Many industries have similar methods for analyzing color variations between test objects and regulations. Typically, test objects will be held in place at the same angle as an SOP dictates.
Objects with a soft, directional surface like pile fabrics must be combed or smoothed so that the pile is facing the same direction, and would be required for similar materials.
No other objects should be present in a SpectraLight QC cabinet prior to analysis. It is also important for the inside of the light booth to be clean and free from dirt or debris. The cabinet is painted to match ‘Munsell N7,’ which is a neutral gray color, and it is important that it is not altered so that viewing conditions are consistent among all units worldwide.
It is important to guard against changes in samples caused by temperature or humidity as well. Steps to control the samples may include conditioning, carried out by a lab or an accelerated, environmental-conditioning chamber treatment
When arranging your samples for observation during color analysis, there are two different methods. Both of these positions produce equivalent results; however, there are practical reasons to favor one or the other. All supply-chain partners must adhere to the same viewing geometry whenever specified.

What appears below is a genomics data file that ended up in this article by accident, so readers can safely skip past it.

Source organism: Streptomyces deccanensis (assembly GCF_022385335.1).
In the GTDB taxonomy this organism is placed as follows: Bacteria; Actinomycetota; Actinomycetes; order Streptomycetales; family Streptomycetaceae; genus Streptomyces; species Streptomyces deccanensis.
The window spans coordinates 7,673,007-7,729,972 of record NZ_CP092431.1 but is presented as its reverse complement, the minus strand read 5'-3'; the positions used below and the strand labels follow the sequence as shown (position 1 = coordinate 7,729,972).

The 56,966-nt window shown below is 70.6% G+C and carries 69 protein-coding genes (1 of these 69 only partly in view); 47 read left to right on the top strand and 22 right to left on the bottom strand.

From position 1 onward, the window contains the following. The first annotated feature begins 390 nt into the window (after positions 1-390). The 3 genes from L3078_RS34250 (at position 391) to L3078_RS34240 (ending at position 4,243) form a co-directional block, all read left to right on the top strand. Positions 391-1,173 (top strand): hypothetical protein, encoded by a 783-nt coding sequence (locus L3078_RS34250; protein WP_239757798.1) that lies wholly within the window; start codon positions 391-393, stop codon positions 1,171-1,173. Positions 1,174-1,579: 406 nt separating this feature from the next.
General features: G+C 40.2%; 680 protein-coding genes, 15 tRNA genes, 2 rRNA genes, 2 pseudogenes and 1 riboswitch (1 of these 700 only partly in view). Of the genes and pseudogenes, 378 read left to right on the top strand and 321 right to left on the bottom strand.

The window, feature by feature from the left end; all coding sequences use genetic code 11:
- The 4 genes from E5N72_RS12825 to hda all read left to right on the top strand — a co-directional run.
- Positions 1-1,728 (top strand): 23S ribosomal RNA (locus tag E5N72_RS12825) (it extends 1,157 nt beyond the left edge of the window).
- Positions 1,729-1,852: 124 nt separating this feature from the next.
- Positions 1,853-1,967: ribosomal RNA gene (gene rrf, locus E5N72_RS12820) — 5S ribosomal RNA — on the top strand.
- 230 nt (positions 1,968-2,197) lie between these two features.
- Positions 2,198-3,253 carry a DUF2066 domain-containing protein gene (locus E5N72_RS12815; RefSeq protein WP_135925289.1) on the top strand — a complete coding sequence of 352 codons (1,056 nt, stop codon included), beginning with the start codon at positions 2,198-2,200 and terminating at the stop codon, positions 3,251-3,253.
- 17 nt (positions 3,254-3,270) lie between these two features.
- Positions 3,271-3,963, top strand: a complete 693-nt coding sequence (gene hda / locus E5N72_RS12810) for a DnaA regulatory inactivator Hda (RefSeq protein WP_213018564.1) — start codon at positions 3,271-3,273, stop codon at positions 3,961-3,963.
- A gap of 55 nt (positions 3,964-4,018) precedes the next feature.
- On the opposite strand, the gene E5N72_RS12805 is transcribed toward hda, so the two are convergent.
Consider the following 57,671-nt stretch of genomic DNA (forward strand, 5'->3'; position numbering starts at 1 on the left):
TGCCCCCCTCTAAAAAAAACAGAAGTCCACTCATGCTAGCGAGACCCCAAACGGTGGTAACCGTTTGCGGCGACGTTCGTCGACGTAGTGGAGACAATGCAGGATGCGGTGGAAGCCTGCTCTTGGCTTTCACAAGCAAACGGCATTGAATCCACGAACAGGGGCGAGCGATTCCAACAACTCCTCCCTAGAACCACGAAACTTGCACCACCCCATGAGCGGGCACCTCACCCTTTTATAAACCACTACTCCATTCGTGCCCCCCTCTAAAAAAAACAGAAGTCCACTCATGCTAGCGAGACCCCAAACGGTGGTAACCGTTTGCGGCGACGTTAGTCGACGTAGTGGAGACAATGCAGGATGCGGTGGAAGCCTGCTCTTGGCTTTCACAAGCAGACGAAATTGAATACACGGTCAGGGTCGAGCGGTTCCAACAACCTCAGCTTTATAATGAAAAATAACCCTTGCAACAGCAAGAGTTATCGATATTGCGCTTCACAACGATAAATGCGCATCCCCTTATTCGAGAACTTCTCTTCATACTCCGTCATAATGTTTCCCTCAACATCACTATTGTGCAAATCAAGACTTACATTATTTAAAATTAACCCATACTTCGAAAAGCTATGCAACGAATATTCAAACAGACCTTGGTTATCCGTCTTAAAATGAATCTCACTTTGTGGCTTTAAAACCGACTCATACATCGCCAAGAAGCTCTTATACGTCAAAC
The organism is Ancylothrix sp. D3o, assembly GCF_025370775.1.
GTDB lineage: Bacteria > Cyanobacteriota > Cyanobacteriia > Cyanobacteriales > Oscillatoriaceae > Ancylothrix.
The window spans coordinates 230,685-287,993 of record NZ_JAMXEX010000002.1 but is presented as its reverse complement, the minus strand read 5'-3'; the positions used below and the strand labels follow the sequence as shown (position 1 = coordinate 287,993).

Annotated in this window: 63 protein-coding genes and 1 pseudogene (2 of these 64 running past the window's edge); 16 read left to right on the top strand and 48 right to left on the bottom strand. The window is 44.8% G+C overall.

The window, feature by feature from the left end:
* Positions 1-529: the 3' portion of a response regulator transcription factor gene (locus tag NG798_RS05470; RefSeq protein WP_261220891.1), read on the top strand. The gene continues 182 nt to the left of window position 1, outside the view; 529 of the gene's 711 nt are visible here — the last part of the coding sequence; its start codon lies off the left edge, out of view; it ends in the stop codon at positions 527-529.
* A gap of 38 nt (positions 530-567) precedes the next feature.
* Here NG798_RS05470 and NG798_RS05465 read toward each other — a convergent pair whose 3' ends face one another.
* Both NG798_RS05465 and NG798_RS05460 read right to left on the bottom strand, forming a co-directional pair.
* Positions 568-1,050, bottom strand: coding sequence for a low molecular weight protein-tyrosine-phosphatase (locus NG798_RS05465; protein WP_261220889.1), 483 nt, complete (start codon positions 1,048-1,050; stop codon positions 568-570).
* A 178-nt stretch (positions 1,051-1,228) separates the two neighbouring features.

On the left, the illustration shows the sample is illuminated at a 0° angle, and the user observes the sample at a 45° angle. This is known as “0/45 viewing geometry”.
On the right, the illustration shows the sample is illuminated at a 45° angle, and the user observes the sample at a 0° angle. This is known as “45/0 viewing geometry”.
To create these types of geometry, angle tables are available to place inside the SpectraLight QC.
Something to consider when using 45/0 viewing geometry, is that the variation in user height could make it difficult to guarantee that each person is observing the sample at 0°. This can be partially overcome by making viewers sit whilst analyzing objects.
Alternative viewing arrangements exist when working in some applications, it is important to specific to all supply-chain participants the required method.
In order to implement a successful program, the training, skill and innate color vision of the user analyzing the sample is vital. The user should take an ability test to check for any difficulty noticing minute color variations.
This information has been sourced, reviewed and adapted from materials provided by X-Rite.
For more information on this source, please visit x-rite.com